Appeal from the Circuit Court of Pope County. No. 94-CF-10. Honorable Donald Lowery, Judge, presiding.
As Revised January 21, 1998.
Honorable Richard P. Goldenhersh, J., Honorable Charles W. Chapman, J., and Honorable Gordon E. Maag, J., Concur. Justice Goldenhersh delivered the opinion of the court.
The opinion of the court was delivered by: Goldenhersh
The Honorable Justice GOLDENHERSH delivered the opinion of the court:
Following a bench trial, defendant, Gary D. Elam, was found guilty but mentally ill of home invasion, attempted kidnaping, and aggravated criminal sexual assault. Defendant was sentenced to the Illinois Department of Corrections for a term of 20 years' incarceration for home invasion, to be served concurrently with a term of 15 years' incarceration for attempted kidnaping, and these terms were ordered to be served consecutively to a term of 20 years' incarceration for aggravated criminal sexual assault. Defendant appeals, contending that (1) trial counsel was ineffective in presenting the defense of guilty but mentally ill and (2) consecutive terms of imprisonment totaling 40 years were excessive in light of defendant's criminal and mental histories and rehabilitation potential. We affirm.
On May 23, 1994, defendant was charged by amended information with committing a home invasion in violation of section 12-11(a)(1) of the Criminal Code of 1961 (720 ILCS 5/12-11(a)(1) (West 1992)), armed violence (720 ILCS 5/33A-2 (West 1992)), aggravated criminal sexual assault (720 ILCS 5/12-14(a)(1) (West 1992)), residential burglary (720 ILCS 5/19-3(a) (West 1992)), attempted kidnaping (720 ILCS 5/8-4(a) (West 1992)), and battery (720 ILCS 5/12-3(a)(2) (West 1992)).
The event giving rise to these charges occurred on April 29, 1994, when defendant unlawfully entered the home of the victim, displayed a knife, and sexually assaulted her.
The victim testified that on April 29, 1994, she returned home after 7 a.m., having worked a night shift at a nursing home. Upon returning home, the victim bathed, set her alarm clock, and went to bed attired in some underpants. She fell asleep. Some time later, someone entered her home. The victim thought it was her mother, who was coming to pick up some keys. The victim later discovered that it was defendant who had entered her home. The victim testified that she had never seen defendant prior to the day of the incident. Defendant wore jeans, a T-shirt, a bandanna, and a belt with a brown case for a knife.
Defendant tried to pull the bedsheet down, but the victim held on to the sheet, asking defendant what he wanted. He informed the victim that he would not hurt her if she were calm but if she fought him, he would kill her. At that point, defendant began hitting the victim and pulled the sheet down. Defendant straddled the victim while still hitting her. The victim testified that she heard the sound of a snap being released and saw defendant lay down a knife. The victim opined that it was a hunting knife about 12 inches long. The victim stated that defendant laid the knife down as he knelt to kiss her breast. The victim pushed a pillow or a part of the bedspread over the knife.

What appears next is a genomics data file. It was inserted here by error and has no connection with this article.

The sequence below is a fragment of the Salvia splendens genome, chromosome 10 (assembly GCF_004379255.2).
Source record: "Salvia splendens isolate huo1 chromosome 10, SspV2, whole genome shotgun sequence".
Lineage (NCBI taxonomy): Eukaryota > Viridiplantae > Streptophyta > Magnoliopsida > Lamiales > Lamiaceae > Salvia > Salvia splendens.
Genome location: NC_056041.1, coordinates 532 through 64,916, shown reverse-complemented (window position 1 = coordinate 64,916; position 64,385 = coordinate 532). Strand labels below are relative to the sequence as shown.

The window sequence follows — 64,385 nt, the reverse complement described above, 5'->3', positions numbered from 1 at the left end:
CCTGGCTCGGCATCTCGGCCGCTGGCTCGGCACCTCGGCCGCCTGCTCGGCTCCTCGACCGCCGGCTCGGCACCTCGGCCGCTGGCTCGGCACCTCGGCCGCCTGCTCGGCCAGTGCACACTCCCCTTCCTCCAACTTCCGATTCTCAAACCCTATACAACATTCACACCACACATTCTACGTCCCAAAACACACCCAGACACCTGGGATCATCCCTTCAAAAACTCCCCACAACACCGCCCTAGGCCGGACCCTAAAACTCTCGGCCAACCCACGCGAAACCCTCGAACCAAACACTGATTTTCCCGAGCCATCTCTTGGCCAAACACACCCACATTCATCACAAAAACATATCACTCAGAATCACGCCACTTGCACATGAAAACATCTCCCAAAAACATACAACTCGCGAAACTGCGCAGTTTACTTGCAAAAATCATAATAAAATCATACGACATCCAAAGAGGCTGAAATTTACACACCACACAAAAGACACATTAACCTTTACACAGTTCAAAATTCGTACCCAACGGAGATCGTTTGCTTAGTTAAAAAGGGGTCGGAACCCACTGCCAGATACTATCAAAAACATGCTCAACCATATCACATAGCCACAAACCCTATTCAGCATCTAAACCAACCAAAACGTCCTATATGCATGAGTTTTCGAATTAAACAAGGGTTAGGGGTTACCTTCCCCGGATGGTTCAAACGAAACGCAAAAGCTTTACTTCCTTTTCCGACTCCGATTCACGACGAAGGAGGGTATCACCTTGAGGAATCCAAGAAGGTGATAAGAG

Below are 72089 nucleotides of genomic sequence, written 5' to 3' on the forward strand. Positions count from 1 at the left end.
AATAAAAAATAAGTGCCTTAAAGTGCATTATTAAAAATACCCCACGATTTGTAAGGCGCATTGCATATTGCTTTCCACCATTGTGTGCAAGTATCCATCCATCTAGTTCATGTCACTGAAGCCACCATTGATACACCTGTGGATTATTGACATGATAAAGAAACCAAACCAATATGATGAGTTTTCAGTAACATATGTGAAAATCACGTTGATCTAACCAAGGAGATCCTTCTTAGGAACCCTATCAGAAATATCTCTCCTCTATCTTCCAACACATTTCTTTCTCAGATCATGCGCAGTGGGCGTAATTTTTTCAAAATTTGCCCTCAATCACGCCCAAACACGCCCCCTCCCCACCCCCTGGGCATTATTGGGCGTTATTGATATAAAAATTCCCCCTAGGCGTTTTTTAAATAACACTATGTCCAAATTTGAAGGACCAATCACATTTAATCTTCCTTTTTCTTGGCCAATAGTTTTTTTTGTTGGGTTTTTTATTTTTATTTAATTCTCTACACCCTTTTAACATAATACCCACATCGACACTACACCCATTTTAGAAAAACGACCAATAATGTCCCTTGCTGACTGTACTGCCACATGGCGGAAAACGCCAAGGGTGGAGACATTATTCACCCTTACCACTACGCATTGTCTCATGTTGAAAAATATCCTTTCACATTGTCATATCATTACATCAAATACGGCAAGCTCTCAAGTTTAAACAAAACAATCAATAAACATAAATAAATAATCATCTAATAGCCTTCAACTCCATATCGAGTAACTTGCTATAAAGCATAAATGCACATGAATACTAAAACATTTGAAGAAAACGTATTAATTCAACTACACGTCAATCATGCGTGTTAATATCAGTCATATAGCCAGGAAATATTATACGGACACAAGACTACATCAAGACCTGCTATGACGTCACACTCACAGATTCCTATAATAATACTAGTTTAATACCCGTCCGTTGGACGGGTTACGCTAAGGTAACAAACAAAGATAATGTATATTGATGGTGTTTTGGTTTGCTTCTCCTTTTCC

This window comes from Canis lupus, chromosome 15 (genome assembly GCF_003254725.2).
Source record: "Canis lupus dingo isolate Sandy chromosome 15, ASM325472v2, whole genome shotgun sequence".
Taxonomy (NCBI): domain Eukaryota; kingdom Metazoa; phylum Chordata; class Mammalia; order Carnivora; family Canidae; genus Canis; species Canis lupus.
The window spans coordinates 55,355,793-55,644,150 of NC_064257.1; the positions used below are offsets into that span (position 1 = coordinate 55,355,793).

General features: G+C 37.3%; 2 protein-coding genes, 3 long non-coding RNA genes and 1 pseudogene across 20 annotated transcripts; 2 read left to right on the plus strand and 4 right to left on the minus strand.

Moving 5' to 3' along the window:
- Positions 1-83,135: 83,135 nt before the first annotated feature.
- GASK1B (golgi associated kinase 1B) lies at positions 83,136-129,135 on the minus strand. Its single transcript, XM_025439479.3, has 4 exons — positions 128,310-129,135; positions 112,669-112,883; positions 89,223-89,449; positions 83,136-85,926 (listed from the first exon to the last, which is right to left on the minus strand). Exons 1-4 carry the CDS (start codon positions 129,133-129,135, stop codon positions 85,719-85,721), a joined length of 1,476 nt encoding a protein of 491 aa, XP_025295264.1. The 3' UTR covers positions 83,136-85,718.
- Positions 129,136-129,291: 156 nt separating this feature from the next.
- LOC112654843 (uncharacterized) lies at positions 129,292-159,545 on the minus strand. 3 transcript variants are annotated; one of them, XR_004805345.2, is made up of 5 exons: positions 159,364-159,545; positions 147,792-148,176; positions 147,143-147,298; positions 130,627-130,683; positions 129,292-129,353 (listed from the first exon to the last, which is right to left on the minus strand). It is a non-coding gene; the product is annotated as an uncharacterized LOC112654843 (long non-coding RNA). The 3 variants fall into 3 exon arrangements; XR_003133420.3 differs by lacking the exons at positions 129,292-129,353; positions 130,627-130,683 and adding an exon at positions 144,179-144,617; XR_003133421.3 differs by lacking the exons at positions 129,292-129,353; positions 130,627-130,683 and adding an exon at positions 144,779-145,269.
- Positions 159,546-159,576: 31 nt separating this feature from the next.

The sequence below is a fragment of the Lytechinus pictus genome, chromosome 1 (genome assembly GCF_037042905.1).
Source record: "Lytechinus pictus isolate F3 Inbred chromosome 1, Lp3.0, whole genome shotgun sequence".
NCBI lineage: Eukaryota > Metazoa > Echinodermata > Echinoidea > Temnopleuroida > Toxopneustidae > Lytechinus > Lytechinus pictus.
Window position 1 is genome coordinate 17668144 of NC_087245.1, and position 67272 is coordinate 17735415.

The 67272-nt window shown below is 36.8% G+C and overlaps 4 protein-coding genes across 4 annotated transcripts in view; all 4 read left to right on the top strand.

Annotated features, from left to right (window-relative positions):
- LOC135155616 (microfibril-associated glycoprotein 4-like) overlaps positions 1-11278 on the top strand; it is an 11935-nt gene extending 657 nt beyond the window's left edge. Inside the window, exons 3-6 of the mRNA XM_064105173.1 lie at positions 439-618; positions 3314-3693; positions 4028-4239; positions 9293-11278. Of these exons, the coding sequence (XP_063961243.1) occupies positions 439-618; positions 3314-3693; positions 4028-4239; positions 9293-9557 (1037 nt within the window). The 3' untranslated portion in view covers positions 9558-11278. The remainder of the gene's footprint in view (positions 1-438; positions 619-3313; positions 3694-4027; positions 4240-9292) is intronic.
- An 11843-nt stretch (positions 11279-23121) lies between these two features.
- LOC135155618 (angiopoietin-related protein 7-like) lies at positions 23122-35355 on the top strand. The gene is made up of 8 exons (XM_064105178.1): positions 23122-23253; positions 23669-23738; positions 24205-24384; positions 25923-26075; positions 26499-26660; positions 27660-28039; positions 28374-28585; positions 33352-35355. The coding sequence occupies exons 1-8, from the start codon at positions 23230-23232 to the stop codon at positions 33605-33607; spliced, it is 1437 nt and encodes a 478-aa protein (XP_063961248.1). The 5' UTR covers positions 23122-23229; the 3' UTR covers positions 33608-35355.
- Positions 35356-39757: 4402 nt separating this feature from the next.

Subsequently, the victim's vision became blurred from defendant's blows to her head, so she stopped fighting and defendant removed her underpants. The victim told defendant she was menstruating. Defendant removed the tampon. The victim again began to struggle with defendant as he pulled her off the bed, turned her sideways on the bed, and unzipped his pants. Defendant tried to insert his penis into the victim's vagina. When his penis made contact with her vagina, she scratched him and started fighting with defendant. Defendant fought with the victim on the bed and then got up and told the victim that she was going with him for a couple of days. Defendant threw a pair of jeans and a sweatshirt at the victim, and she put them on. Defendant allowed the victim to wash her face and, restraining her by the neck and waist, led her through the trailer to the outside steps. As they stepped outside, the victim asked defendant to permit her to go back in to get her purse. Upon her return, the victim broke free from defendant and swung her purse at him. Defendant grabbed the victim around the waist, lifting her up as he attempted to force her into the car. The victim kept kicking the car door shut. Defendant then took the victim back inside the trailer and began hitting her, telling her he had warned her of what would happen if she fought back.
At that point, the victim's mother came to the trailer. The victim's mother testified that she heard her daughter screaming and crying. She saw defendant on top of the victim, choking and hitting her. The victim was struggling to break free from defendant. The victim's mother tried to grab defendant's arms, attempting to separate the victim from defendant. Defendant shoved the victim's mother and told her to get out because it was none of her business. The victim's mother and the victim continued to struggle with defendant. The victim eventually broke free. Defendant fled from the residence and left in his car. the victim's mother described the car as a greenish-gray sedan with an antenna for a radio or CB. The victim's mother tried to read the license plate number on defendant's car and called the Pope County Sheriff.
Bobby Hahn, a neighbor, observed a bluish-gray Chevrolet Cavalier car leaving the victim's driveway on the morning of the attack. Hahn was able to see the driver as the man backed out of the driveway. At trial, Hahn identified defendant as that man.
Illinois State Police Trooper Terry Rochford investigated the April 29, 1994, incident at the victim's residence. Rochford interviewed the victim and recovered physical evidence at the scene, which included a brown electrical cord, a tampon, a knife, a bandanna, a pillowcase, sheets, and a comforter. Forensic reports indicated that one red ...